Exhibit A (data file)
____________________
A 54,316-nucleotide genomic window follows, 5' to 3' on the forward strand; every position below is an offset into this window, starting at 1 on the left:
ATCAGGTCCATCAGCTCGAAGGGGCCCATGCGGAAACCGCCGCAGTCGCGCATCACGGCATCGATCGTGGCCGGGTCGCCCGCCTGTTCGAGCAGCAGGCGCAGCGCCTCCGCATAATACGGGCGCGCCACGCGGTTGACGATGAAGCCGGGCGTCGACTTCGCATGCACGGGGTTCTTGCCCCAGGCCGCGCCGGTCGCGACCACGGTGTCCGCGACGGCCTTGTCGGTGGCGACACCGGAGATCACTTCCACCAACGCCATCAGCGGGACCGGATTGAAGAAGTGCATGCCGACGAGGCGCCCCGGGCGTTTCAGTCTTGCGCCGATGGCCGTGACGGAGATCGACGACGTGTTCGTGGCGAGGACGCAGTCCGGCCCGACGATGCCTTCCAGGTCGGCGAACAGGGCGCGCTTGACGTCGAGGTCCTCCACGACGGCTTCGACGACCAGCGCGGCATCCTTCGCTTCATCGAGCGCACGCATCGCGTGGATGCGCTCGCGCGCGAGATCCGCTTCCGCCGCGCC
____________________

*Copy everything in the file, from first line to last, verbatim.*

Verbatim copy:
A 54,316-nucleotide genomic window follows, 5' to 3' on the forward strand; every position below is an offset into this window, starting at 1 on the left:
ATCAGGTCCATCAGCTCGAAGGGGCCCATGCGGAAACCGCCGCAGTCGCGCATCACGGCATCGATCGTGGCCGGGTCGCCCGCCTGTTCGAGCAGCAGGCGCAGCGCCTCCGCATAATACGGGCGCGCCACGCGGTTGACGATGAAGCCGGGCGTCGACTTCGCATGCACGGGGTTCTTGCCCCAGGCCGCGCCGGTCGCGACCACGGTGTCCGCGACGGCCTTGTCGGTGGCGACACCGGAGATCACTTCCACCAACGCCATCAGCGGGACCGGATTGAAGAAGTGCATGCCGACGAGGCGCCCCGGGCGTTTCAGTCTTGCGCCGATGGCCGTGACGGAGATCGACGACGTGTTCGTGGCGAGGACGCAGTCCGGCCCGACGATGCCTTCCAGGTCGGCGAACAGGGCGCGCTTGACGTCGAGGTCCTCCACGACGGCTTCGACGACCAGCGCGGCATCCTTCGCTTCATCGAGCGCACGCATCGCGTGGATGCGCTCGCGCGCGAGATCCGCTTCCGCCGCGCC